To commemorate Month #17 in Spain, I give you a list of cultural differences that have caused a breakdown in communication lately.
1) Meet Pete:
Pete appeared on a worksheet my co-teacher and I gave to our students earlier this week. In the exercise, a list of chores accompanies before-and-after photos of Pete’s room. Pete will do some of his chores (make his bed) but not others (change his socks [ewww]).The students must examine the two drawings to decide if Pete did or didn’t do the chore.
That first pic is Pete BEFORE he was given his list of chores. This is the AFTER shot:
The Million-dollar Question: When you compare the two, would you say that Pete did or didn’t open his window?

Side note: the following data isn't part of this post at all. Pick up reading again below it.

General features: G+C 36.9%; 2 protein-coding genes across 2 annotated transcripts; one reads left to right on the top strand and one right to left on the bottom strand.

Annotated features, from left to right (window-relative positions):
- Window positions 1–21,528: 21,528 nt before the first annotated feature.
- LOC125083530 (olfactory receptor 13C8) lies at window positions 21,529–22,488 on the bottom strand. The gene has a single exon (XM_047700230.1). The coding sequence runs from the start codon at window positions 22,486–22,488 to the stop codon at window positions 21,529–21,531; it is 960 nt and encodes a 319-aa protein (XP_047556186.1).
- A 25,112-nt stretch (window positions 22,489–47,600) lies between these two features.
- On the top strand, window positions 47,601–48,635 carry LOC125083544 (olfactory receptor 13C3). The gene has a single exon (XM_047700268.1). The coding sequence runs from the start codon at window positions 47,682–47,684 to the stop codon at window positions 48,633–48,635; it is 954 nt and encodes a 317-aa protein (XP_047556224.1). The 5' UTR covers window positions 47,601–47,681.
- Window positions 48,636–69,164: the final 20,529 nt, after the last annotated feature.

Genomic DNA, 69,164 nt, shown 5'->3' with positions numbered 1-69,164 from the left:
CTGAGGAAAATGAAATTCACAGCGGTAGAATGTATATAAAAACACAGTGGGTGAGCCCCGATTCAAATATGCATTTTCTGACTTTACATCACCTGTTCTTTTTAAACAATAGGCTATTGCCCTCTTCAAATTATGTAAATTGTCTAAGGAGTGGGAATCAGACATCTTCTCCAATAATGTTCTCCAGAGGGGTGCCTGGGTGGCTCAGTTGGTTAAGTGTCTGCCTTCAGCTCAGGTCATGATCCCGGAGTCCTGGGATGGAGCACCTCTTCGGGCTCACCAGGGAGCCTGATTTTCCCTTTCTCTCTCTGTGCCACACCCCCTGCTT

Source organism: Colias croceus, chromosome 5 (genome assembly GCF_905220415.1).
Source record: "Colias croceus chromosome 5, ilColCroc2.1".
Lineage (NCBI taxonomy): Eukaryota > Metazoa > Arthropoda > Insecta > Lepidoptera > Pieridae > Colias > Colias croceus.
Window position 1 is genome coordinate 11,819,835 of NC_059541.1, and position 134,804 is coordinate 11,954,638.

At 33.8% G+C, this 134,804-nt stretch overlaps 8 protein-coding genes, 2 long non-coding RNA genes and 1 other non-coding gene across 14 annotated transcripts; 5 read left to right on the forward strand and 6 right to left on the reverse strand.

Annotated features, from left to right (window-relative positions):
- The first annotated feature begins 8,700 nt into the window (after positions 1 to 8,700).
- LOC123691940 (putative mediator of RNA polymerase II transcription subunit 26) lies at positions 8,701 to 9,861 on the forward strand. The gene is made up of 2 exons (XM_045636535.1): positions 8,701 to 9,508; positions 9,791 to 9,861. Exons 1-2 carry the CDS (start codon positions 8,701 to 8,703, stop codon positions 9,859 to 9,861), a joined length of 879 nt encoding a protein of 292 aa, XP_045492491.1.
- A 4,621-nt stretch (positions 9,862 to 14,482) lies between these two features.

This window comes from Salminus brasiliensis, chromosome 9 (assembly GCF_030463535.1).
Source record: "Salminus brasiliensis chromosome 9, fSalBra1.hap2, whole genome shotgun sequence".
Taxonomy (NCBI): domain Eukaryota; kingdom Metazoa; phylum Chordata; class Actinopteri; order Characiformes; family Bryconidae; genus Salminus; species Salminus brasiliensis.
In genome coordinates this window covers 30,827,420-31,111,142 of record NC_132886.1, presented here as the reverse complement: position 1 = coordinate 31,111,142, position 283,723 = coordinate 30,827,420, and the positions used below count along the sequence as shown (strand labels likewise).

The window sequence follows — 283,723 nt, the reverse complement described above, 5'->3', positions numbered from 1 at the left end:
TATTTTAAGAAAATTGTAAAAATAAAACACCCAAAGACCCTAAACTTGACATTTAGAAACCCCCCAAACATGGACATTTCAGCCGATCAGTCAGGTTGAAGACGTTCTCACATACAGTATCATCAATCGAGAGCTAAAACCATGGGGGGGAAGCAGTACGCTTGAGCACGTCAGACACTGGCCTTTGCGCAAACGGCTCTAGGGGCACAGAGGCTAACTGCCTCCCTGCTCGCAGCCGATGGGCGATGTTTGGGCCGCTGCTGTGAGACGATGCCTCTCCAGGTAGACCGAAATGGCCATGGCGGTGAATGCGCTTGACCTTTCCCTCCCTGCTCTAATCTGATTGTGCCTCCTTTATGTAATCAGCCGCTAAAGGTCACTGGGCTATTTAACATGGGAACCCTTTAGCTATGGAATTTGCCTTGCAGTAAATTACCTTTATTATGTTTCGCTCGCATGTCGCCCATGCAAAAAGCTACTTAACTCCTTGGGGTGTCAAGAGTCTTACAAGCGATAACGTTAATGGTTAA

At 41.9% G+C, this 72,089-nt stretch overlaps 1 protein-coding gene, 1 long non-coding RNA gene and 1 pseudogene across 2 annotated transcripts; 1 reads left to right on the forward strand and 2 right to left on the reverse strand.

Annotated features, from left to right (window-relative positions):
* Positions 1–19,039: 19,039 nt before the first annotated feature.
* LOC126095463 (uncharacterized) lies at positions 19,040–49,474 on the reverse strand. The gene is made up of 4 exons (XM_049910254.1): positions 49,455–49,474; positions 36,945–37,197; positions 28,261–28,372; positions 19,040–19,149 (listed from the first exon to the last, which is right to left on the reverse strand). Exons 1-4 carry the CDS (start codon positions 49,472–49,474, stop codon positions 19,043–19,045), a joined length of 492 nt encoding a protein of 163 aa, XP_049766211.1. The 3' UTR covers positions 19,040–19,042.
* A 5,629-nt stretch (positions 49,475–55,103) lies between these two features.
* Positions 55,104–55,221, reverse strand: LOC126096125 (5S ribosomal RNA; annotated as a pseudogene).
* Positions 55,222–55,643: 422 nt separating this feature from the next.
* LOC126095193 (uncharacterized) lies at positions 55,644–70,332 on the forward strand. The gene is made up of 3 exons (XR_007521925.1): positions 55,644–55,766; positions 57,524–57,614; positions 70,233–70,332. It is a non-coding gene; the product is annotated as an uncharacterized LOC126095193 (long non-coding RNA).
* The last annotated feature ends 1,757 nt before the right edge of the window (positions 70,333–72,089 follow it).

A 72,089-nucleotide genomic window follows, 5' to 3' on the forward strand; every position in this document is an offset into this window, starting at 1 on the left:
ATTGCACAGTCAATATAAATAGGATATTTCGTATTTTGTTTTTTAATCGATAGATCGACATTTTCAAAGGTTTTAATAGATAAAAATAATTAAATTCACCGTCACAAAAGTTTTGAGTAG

You’re probably thinking, Duh, of course little Petey opened his window.
However, most of the students put that Pete didn’t open the window. Why? Since windows in Spain open from the side, they were unable to tell from the drawing that the position of the windowpane had changed.
Has your mind been boggled yet? Here’s another:
In the States, here are some words that have been used to describe my hair color:
- Light Brown
In Spain, here are the words that have been used to describe my hair:
3) The way we view nighttime
If you think you can try cleverly rephrase a term with something more poetic or euphemistic, let me caution you from doing so in a second language. Unfortunately, I said “mujer de la noche” in class one day to mean “prostitute” and the teacher got hiccups from laughing so much. To the party-hardy Spaniards, calling a female “a woman of the night,” just means the chica loves a night out.
4) It’s all about the numbers
After months of exaggerating the curves of my 6s, I was told last week that my 6s still look like 4s. Forehead, meet keyboard.
*a woman of the night, obviously